Cockerill, James

James Cockerill, prize winning design in the Stevens Compeition 2019.
Photo: James Cockerill
James Cockerill, sample panel for the prize winning design in the Stevens Compeition 2019.
Photo: James Cockerill

Stevens Competition First Prize Winner 2019

James Cockerill  has had a lifelong interest in photography and collage and graduated in Fine Art (sculpture) in 1995. He has a special interest in architecture, people’s response to their built environment and how art can play a part in that.

He founded HALTglass and has recently focused on making photomontages using silkscreen and sandblasting techniques with antique glass and traditional stained glass paints.

James Cockerill’s interest were reflected in his entry for the 2019 Stevens Competition. The challenge was to design a back lit panel for the patient waiting area of the Proton Beam Therapy Unit at University College London Hospitals Trust.

James’ whole design and the sample panel entered into the competition are shown opposite.

Made from over 400 iPhone photos taken in a walk spiralling out from the hospital site, it captures the environment  patients, staff and visitors pass through on their way to the hospital. Representing what may have been missed 4 floors down in the hospital waiting room.

The ‘Inside Outside’ panel was designed to change its illumination level from 80% – 100% – 80% and repeat. This would be just perceptible and is  designed so the viewer subconsciously takes on a similar rhythm in their breathing while looking at the panel. This idea comes from the power of breathing exercises as a way to bring calm in stressful situations.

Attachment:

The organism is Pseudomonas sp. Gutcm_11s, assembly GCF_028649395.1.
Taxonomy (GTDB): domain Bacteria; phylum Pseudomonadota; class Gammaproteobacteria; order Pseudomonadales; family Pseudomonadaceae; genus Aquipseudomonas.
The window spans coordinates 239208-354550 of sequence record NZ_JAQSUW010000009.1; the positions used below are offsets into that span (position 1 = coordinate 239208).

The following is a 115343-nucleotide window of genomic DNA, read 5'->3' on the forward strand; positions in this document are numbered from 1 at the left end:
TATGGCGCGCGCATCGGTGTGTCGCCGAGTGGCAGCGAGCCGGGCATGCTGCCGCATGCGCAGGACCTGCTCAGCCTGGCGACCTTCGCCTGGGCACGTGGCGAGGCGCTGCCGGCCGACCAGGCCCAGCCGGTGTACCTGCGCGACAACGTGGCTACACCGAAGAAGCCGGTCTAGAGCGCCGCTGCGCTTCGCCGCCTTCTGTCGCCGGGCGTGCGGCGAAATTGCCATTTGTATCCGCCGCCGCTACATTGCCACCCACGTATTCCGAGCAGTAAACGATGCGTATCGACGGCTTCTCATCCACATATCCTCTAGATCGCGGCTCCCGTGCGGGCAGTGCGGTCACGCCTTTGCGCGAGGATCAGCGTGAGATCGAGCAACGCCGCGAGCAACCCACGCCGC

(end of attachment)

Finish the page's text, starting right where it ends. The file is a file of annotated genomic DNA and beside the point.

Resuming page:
The design won both the Brian Thomas Memorial Prize and the Evelyn Gee prize for craftsmanship.

See more of James Cockerill’s work at


The Worshipful Company of Glaziers and the Stevens Competition

The Worshipful Company of Glaziers first appears in written records in 1364-65 during the reign of Edward III, when the emphasis was on the protection of the personal economic welfare of Glaziers. However, in recent times the focus has shifted to the preservation of the heritage of stained glass and to the support of education in architectural glass art, design and conservation.

In 1932 the Company launched an annual competition for young artists, which from 1972 operated under the banner of the Stevens Competition. The competition provided an opportunity for aspiring architectural glass artists, designers, and craftsmen to compete in a format which simulated the process typically undertaken in order to obtain a commercial commission.